Neighbors sue Fort Myers Beach in push for private beach boardwalk
The Town of Fort Myers Beach is putting up a fight against homeowners’ plans to build a private beach boardwalk across a sensitive mangrove and seagrass area.
But two homeowners are concerned about not having a barrier to the beach from their homes if the proposed boardwalk is not approved, so they’re taking their fight with the town to state court.
“We believe that the property behind our yard is now our property,” neighbor Kurt Kroemer said.
Kroemer and neighbor Edward Rood want to build a boardwalk, so they and their neighbors can have direct access to the Gulf. Neighbors must currently walk out of the way to get to the beach that’s right in front of their own homes.
Opponents say construction would endanger what’s known as “Critical Wildlife Areas,”(CWA) which are established by Florida Fish and Wildlife Conservation Commission.
“Our boardwalk does not go through the critical wildlife area,” Kroemer said.
“We cannot understand why the town is so adamantly opposed to this little project that enables this neighborhood to get to the beach,” Rood said.
Julie Wraithmell, the president of the Florida Audubon Society, said it’s simple: The land doesn’t belong to them.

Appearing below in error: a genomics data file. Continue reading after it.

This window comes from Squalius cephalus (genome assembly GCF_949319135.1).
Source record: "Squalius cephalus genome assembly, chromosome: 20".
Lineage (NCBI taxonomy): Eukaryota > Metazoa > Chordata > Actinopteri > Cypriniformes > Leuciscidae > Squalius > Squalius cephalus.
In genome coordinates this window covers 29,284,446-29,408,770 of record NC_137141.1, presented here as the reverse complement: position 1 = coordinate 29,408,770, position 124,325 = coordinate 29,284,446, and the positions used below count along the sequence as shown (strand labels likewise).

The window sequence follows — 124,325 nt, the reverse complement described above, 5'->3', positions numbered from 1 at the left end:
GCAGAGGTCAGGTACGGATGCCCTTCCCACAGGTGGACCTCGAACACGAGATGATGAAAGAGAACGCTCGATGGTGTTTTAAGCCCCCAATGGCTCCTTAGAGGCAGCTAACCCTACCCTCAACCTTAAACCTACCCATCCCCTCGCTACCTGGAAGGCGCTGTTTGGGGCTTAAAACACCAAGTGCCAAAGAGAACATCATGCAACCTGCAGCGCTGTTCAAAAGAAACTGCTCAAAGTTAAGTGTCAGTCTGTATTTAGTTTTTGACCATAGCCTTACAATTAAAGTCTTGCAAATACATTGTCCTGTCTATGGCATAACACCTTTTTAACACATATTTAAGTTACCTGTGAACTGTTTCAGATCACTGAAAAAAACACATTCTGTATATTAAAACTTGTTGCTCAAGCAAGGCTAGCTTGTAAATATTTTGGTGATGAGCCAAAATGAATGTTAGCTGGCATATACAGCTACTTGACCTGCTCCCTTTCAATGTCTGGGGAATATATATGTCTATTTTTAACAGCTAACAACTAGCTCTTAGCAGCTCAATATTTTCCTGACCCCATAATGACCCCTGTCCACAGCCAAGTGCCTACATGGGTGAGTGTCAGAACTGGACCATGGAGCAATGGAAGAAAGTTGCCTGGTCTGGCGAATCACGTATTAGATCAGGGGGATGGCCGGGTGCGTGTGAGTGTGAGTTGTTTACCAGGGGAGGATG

“That place belongs to all the people of Florida and wildlife, not just to the two property owners that happen to live beachfront,” Wraithmell said.
Kroemer and Rood say they’ve got the experts on their side. They say environmental agencies that matter signed off on their boardwalk.
There is a lot of risk in the lawsuit for both the neighbors and the town. If Fort Myers Beach loses, the CWA could become private property. If the property owners lose, they’ll continue to walk as much as a quarter mile to enjoy the surf in front of their homes.
“They claim they are trying to protect the critical wildlife area,” Rood said. “And by disagreeing with U.S Fish and Wildlife and the Department of Environmental Protection, they are putting the entire critical wild life at risk. Because if we win this lawsuit, which we fully believe we fully will, that’ll be the end of the critical wildlife area.”